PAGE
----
These dimensions are now held by Aspect, so if you want to buy a set of rims to the same spec the part number is 2010/132.
This is the sketch they used to spec the rims, my markups in red (the actual drawing was for an example they sent me for a different lorry).
A few weeks after order, these showed up:
In the spirit of not hiding how much t244 parts cost, they set me back just shy of £3k 🙁
Once I’d stopped crying about the price, I gave them a quick skoosh of paint to match the cab.
The split tubeless rims made fitting the tyres an absolute breeze. With the rim up on blocks I just* dropped the tyre on:
*lifting them wasn’t that easy to be fair, they’re hefty lumps. Just as well I’m super strong…
…fitted the seal ring and outer part of the rim:
…then fitted the lock ring. The lock rings have pegs sticking out, so I made a sort of scissor tool out of some small box section to help fit them. This is much quicker/easier than the lock rings on the stock rims, and there was no fannying about with a tube as these are tubeless.
Then it was just a case of setting up the tyre inflator and retreating to a safe distance while they filled up with air. I put a shed, a lorry, and a house between me and the inflating tyres. Can’t be too careful 😀
Here’s how they looked once inflated, next to a stock wheel/tyre:
Next job was to test fit them.
The front tyres interfered with the brake lines:
I fixed this by adding some 90 degree elbows to the lines to move them out of the way. These are standard 1/4″-18 NPT elbows, available from any hydraulics shop.
These are air brakes, so it was a nice easy swap – just needed some sealing compound and the new parts – no fluid, no mess.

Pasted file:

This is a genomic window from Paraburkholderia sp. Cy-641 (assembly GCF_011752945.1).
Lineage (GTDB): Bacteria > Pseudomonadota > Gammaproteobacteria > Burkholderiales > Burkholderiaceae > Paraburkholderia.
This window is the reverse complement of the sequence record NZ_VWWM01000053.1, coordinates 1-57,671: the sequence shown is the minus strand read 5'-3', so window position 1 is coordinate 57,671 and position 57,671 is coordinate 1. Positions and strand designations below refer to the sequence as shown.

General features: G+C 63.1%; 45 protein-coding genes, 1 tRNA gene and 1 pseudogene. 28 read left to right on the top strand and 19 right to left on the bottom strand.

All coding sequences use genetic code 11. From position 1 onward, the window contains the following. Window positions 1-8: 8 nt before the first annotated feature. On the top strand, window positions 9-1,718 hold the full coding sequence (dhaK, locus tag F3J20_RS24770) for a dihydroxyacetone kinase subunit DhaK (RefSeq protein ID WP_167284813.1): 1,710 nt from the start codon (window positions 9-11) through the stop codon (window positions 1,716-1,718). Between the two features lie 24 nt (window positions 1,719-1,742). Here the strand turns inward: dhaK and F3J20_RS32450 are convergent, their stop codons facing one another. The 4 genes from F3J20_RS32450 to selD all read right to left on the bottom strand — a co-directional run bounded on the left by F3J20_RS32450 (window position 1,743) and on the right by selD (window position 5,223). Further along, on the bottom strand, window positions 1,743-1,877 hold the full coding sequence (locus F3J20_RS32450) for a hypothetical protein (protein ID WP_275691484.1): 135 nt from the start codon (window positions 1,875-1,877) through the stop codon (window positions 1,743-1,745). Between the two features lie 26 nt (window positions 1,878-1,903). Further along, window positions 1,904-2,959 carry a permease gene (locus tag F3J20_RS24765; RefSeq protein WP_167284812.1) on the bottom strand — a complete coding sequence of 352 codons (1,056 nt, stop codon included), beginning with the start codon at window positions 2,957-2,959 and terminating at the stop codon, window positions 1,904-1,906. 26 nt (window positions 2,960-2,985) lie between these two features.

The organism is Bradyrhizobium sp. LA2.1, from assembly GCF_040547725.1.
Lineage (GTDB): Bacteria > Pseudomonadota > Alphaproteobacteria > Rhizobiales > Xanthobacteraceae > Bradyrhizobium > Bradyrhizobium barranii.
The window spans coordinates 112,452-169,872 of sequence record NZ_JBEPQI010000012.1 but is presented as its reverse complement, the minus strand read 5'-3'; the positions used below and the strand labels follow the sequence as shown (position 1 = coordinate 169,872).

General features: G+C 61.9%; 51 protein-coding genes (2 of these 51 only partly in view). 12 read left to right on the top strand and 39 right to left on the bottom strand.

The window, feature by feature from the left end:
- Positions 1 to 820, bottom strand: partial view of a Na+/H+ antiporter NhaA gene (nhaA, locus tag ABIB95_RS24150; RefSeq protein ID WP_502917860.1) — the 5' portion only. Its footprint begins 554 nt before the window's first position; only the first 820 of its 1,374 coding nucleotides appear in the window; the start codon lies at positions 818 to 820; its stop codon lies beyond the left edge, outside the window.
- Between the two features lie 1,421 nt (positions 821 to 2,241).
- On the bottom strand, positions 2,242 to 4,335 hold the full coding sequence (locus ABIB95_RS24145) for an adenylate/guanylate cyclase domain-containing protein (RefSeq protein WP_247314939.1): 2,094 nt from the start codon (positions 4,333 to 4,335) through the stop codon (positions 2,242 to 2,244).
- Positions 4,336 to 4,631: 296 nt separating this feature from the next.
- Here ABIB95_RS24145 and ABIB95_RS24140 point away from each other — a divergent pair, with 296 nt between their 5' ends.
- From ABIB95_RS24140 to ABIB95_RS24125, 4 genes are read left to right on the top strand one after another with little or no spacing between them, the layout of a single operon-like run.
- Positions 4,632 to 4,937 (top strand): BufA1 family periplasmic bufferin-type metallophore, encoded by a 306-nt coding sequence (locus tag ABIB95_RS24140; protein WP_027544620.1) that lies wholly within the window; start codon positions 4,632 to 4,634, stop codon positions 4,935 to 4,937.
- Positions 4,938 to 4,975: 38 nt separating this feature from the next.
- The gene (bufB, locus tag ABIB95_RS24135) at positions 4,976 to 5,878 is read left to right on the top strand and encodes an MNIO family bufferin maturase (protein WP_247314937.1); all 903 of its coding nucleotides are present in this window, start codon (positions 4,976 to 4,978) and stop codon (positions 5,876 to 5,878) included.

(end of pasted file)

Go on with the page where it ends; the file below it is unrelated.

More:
With that sorted, the wheels all fitted no problem.
Some articulation testing showed that at full compression nothing fouled the tyres:
The steps come pretty close when the cab is tilted, but there’s enough space. If there wasn’t, I could flip the steps around as I’m running them back to front – I find the steps are in a more sensible location when you’re getting out of the cab mounted this way around.
Because of the extra width and reduced offset, they do stick out a bit further than the stock tyres. The tread of the fronts are *just* in line with the outer edge of the wings.
They’re legal, but not ideal – they’ll probably cover the side of the lorry in mud. I’ve bought a spare set of wings to widen to suit, I’ve only just had these ones galvanised so don’t want to hack them up.
The rears stuck out well past the the sides of the box.
I consulted my tyre protrusion gauge and decided I should make some aluminium arch extensions.
I also had to make a new spare tyre cradle (with longer studs), plus some aluminium spacers, to make room for the wider spare.
So that’s about it – they seem to work nicely, though I’ve not driven them far thanks to Covid-19. They should have done several thousand miles by now if our Balkans trips hadn’t been canned (thanks again, Coronavirus).
Road manners seem fine, there’s a slight increase in road noise, but it’s not intrusive at all. I haven’t done enough miles yet to see what change it has made to efficiency.
I’ve not had them off road yet (unless you count a test drive around the field).
Aired down, they’re going to have a substantially bigger footprint than the stock tyres. The tread pattern is more aggressive too, so it’ll be interesting to see how they work off road. The stock tyres are terrible in mud, so these would have to be truly horrific to be any worse.
The speedo now reads pretty much bang on (vs GPS reading), so it must have been a bit optimistic on the stock tyres.